3. Prioritizing–inability to distinguish the most important facts from lesser important facts
  4. Newsworthy elements–inability to choose which angle to take on the story, such as impact, magnitude, proximity, oddity, etc. (There are 8.)
Darrell Roe (Ph.D., UGA, 1998) is an Assoc. Prof. of Mass Communication at ETBU. His specialty is analyzing the content of visual media and its effects on audiences.

 

 

Watch what you eat…

I finished the section about nutrition in class this week. The students received the introductory information which is pretty straight forward. Vitamins, minerals, proteins, fats and carbohydrates haven’t changed much over the years. What has changed is which foods are the “bad” foods.

You know the ones, if you eat them you’ll have a heart attack, get cancer and high blood pressure while becoming obese.

Now while Americans do have big problems with these ailments, its difficult to pinpoint the food that is causing the most damage. Years ago, many different foods were demonized and we took them off our tables in an effort to be healthier. With further study, we found that now these bad foods turn out to be not so bad, some are even good for you. Here is just a small sample…

egg

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Eggs. They were taboo because they contain cholesterol. And everyone knows that too much cholesterol in your blood can clog your vessels and lead to heart attacks. However, it turns out that the egg’s cholesterol (dietary) is not the same as the clogging cholesterol in your blood. And the egg is packed with protein with several vitamins and minerals.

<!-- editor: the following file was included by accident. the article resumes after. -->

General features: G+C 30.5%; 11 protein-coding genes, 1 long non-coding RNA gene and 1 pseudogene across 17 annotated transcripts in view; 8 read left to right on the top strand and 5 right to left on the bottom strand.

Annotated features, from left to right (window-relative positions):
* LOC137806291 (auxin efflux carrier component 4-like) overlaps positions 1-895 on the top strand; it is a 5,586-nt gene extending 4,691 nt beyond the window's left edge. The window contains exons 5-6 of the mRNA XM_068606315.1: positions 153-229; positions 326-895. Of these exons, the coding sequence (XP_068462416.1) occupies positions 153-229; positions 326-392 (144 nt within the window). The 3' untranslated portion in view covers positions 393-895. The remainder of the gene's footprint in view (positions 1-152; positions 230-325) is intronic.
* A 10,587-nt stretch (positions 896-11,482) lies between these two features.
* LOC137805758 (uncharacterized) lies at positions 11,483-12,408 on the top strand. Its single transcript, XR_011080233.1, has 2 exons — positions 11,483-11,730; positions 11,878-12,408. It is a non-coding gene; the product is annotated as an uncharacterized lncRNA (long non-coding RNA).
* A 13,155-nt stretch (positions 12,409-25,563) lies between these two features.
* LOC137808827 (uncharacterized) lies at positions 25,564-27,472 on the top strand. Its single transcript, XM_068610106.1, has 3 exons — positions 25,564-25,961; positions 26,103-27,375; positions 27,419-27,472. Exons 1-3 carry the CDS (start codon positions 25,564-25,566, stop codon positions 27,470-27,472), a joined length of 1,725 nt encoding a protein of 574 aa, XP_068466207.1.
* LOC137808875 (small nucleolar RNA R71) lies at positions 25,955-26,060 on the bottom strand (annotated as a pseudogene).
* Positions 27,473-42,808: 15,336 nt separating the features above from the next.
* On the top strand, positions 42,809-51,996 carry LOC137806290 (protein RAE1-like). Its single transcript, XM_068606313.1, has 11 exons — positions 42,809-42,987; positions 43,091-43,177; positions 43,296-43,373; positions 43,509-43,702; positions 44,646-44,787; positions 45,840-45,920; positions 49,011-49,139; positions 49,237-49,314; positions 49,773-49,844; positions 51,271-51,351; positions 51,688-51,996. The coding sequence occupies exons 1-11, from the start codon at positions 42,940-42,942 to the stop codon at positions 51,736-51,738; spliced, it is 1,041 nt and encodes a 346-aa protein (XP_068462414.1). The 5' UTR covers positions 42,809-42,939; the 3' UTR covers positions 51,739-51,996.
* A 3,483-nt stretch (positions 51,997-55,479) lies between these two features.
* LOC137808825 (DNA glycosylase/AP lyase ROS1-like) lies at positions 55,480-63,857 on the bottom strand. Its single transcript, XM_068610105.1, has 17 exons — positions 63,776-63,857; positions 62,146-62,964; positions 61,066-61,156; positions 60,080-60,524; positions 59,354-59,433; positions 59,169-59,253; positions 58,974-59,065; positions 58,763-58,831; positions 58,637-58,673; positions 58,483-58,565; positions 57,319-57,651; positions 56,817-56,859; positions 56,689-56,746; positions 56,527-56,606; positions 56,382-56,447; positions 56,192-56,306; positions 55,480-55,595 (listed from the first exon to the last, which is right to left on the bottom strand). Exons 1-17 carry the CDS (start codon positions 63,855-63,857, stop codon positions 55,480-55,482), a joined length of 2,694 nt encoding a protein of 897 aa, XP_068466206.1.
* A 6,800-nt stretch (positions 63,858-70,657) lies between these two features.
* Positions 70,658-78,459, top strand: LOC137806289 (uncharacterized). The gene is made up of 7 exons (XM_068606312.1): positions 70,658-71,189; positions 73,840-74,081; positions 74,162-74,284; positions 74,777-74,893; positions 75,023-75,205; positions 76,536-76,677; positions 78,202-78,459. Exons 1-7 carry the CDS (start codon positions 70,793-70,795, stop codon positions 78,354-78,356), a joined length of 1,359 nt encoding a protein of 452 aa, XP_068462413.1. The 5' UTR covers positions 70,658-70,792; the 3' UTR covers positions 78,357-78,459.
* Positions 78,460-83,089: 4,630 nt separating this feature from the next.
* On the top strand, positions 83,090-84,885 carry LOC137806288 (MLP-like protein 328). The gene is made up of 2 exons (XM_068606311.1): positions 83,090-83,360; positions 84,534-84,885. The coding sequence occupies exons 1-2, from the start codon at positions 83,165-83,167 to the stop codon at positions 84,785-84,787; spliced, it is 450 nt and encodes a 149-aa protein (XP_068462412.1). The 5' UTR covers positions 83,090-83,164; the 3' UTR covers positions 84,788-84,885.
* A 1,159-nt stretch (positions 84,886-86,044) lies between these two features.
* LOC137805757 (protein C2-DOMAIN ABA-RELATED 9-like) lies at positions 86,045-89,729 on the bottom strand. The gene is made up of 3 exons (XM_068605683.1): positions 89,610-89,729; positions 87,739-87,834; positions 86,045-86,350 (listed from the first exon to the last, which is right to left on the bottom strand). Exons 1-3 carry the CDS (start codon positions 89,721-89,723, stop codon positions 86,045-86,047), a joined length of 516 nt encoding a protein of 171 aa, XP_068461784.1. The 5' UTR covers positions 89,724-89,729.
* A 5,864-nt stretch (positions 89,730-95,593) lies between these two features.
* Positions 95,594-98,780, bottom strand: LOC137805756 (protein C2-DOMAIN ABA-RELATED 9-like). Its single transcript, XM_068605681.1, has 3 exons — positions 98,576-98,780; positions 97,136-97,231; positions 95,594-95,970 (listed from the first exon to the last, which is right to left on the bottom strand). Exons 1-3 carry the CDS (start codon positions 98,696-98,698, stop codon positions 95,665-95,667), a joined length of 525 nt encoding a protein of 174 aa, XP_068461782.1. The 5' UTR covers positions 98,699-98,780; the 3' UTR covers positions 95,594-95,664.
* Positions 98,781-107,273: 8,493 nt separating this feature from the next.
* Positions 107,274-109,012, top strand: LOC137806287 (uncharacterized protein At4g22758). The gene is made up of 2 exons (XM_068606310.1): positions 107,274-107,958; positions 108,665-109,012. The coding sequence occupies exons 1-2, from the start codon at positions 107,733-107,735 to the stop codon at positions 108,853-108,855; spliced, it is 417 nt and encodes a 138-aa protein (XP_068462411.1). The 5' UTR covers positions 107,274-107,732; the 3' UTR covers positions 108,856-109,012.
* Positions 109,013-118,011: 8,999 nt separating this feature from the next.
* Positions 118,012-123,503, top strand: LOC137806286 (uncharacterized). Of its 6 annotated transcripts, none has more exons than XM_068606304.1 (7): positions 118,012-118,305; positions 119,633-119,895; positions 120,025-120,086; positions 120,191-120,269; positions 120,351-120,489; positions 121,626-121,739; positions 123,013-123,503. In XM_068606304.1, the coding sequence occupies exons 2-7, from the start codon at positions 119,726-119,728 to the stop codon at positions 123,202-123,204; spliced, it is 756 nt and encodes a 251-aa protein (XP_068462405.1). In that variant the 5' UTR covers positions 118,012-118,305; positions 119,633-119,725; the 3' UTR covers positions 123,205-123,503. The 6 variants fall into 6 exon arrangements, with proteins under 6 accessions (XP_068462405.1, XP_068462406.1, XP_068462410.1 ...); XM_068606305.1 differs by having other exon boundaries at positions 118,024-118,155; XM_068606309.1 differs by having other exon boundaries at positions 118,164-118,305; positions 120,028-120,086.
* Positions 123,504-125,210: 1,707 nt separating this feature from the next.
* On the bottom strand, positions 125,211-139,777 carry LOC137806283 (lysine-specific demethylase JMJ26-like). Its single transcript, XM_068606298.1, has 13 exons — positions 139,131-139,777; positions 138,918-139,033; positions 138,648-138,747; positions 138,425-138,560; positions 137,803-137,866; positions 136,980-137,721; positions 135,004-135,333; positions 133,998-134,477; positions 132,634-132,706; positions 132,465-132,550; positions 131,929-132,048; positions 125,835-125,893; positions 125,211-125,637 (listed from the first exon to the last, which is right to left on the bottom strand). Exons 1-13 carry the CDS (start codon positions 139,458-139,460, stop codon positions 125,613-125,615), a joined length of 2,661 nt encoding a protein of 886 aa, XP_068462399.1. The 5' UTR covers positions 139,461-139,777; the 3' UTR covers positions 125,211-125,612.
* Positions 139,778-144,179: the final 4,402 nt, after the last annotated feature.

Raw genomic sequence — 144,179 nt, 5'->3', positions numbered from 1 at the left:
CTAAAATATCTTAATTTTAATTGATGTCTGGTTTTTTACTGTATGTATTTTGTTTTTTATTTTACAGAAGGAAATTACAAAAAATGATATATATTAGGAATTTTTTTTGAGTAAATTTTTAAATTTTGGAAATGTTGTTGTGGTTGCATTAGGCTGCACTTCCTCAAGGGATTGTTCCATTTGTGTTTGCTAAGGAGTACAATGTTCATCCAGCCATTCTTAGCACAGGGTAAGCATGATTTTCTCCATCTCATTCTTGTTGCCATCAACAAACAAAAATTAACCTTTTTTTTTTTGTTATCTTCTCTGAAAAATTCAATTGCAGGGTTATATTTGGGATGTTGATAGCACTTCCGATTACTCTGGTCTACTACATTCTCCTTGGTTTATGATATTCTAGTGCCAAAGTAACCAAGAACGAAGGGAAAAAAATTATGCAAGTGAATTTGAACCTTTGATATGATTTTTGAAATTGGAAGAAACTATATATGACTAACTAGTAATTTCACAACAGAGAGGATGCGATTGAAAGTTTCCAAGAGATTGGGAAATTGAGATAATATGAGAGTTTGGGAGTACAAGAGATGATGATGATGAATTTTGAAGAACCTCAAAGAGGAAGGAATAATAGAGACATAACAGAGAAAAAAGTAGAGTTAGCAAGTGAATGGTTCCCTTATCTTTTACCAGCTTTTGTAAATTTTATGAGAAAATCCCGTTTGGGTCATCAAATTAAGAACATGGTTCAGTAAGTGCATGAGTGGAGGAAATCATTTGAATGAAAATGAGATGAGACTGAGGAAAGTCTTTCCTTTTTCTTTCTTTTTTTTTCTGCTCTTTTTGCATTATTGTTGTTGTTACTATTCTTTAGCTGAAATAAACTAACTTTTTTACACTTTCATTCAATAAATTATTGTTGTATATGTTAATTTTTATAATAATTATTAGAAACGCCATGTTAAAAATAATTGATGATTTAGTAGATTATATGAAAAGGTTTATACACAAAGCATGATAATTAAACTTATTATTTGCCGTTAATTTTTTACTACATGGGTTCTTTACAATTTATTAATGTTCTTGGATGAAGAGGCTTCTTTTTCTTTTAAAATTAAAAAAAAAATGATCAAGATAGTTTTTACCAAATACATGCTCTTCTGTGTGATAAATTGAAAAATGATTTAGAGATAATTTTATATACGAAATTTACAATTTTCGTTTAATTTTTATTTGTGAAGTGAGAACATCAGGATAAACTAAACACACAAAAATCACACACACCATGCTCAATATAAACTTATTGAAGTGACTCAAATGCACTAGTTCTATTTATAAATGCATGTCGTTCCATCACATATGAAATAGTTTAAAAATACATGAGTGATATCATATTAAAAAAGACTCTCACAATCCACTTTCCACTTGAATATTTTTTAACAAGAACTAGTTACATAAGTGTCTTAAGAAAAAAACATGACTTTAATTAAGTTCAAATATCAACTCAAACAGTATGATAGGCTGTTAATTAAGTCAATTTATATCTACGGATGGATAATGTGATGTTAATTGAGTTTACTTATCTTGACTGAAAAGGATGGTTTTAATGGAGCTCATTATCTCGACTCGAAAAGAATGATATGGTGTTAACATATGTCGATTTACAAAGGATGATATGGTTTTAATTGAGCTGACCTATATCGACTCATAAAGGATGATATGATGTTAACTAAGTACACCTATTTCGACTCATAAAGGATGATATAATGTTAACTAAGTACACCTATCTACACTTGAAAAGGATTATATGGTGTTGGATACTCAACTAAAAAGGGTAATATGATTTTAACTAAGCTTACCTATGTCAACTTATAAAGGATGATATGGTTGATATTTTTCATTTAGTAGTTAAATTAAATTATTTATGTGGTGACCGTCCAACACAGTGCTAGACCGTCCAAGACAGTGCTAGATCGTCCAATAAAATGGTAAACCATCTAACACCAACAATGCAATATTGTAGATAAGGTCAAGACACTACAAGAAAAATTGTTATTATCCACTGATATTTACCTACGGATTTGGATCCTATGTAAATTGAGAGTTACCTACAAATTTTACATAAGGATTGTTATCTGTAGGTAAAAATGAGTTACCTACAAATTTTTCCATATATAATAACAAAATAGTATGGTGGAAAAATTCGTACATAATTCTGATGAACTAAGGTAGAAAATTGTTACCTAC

chocolate

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Chocolate. Remember when chocolate caused acne and made you fat? Well, now it turns out to be heart-healthy, but you have to come over to the dark side, at least most benefits seem to come from dark chocolate. There is a Swedish study that says chocolate lowers stroke risk and 90% of Swedish chocolate is milk chocolate, so maybe milk chocolate lovers still have a chance.

glass of milk

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Whole Milk. Now here’s one that hits right at my home. It wasn’t the milk that was bad for you, but the fat in the milk. So, the switch was made to skim milk. I had to slowly change from whole to 2% to 1% then skim. My boys grew up on skim milk, four gallons a week to be exact. They don’t even care for the whole stuff, too thick. Recent studies indicate that drinking whole milk reduces central obesity.

And to add insult to injury, the study didn’t say just add whole milk, but also real butter and real whipped cream. All these years without whipped cream… dairy fat is the hero now. Instead of removing these items from our diet, we need to make sure that we use them.